Class Notes is Pratt alumni news compiled from alumni submissions, items shared by faculty and staff, and media mentions. Read on for the Spring/Summer 2023 issue’s dispatches, and see below for guidelines on how to submit.
HIGHLIGHT: Bessie Mae Kelley
Bessie Mae Kelley, who studied art at Pratt in 1910 and 1911, has received fresh recognition for her early-20th-century animation work, taking her place among the trailblazing animators who originated the art form. Animation scholar Mindy Johnson recently unearthed materials that shed light on Kelley’s story, positioning Kelley as the earliest known woman to hand-draw and direct animated films. This past December, Johnson presented the first public screening of two restored short films by Kelley at the Academy of Motion Pictures in Los Angeles: Flower Fairies, completed in 1921, and A Merry Christmas, from 1922. Kelley’s body of work includes contributions to Max Fleischer’s Out of the Inkwell series, the cartoon series Colonel Heeza Liar, and a short with characters from the comic strip Gasoline Alley. She also worked on Paul Terry’s Aesop’s Fables—a series that inspired Walt Disney—notably designing and animating a mouse couple, Roderick and Gladys (later renamed Milton and Mary), that predate Disney’s famed duo. Johnson’s book “The Only Woman Animator”: Bessie Mae Kelley & Women at the Dawn of an Industry is forthcoming in summer 2023. (NPR, The New York Times)
Lilian Thomas Burwell, Art Education, who studied at Pratt from 1944 to 1946, was featured in the New York Times story “The Tom Brady of Other Jobs” (December 24, 2022), which highlighted her ongoing work as an artist as well as her impact as a teacher. In 2021, at age 93, she had her first solo gallery exhibition in New York City, Lilian Thomas Burwell: Soaring, at Berry Campbell Gallery. She is also the subject of the recent documentary Kindred Spirits: Artists Hilda Wilkinson Brown and Lilian Thomas Burwell. (New York Times)
Roberta Edelman, BFA Illustration ’56, is now retired and has lived in Florida for the past 27 years, following a long career as a comic book inker for Harvey and Marvel Publications. Some characters she worked on were Richie Rich, Care Bears, and Strawberry Shortcake. Over the years, Edelman also did illustrations for greeting cards and magazines and exhibited watercolor and pen-and-ink paintings in group shows. These days, Edelman has been working on box rooms with themes like “antique shop” and “Christmas toy store.” She would love to hear from classmates at firstname.lastname@example.org.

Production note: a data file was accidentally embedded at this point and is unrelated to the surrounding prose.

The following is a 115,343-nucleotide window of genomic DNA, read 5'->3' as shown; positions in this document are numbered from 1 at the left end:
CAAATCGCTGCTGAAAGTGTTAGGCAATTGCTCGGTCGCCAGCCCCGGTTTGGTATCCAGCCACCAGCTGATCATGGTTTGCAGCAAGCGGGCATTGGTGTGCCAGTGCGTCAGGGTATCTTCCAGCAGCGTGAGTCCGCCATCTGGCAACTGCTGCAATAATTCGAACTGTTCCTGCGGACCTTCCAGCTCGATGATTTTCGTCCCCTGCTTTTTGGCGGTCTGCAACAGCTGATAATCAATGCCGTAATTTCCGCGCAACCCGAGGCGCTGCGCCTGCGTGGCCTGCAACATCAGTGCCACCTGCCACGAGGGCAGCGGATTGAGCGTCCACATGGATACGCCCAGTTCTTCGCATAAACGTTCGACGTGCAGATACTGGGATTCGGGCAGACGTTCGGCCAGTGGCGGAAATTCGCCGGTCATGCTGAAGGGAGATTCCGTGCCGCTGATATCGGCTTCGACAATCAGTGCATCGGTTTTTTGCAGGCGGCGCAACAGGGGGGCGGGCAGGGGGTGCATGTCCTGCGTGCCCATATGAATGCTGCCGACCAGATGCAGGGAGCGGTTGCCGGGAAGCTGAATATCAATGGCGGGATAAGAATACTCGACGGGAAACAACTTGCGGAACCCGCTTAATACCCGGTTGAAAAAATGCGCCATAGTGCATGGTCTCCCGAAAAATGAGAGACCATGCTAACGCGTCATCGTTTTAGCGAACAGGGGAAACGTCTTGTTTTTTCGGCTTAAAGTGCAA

Pearl (Lutzker) Seymore, Certificate, Interior Design ’56, writes “I went to Pratt thinking I was going to study residential design! The study of commercial interiors just blew me away!” Her first job was sorting fabrics at Michael Saphier Associates before she moved into a 20-year career in office furniture design and sales. In 1979, she set out on her own, establishing Pearl Seymore Design Associates, a two-person firm that took on projects ranging from refurbishing Atlantic Aviation at New Jersey’s Teterboro Airport to moving ADT from 1 World Trade Center to a 155,000-square-foot office in Parsippany, New Jersey. Seymore retired in 1989 and, at 95, continues to bask in the memories of a wonderful career.
Henry Sanoff, BArch ’57; Master of Architecture ’62, was recognized for his professional contributions by Woxsen University in Hyderabad, India, which established a named chair professorship in architectural design in his honor.
Ann Gillen, BID ’59, was featured in The New York Times, in a story on her numerous public artworks published on the occasion of her recent solo exhibition, Toward Civic Art. The show, up at Polina Berlin Gallery this past winter, presented, as writer Max Lakin said, “a neat entry into the philosophical ideal of art as a public good that undergirds her efforts.” The story described Gillen as “a total product of the city” whose mother had studied at Pratt before her. She went on to complete 30 public, private, and corporate commissions for sites across the city including Lincoln Center, CUNY’s Graduate School of Journalism, and the sidewalk outside 909 Third Avenue.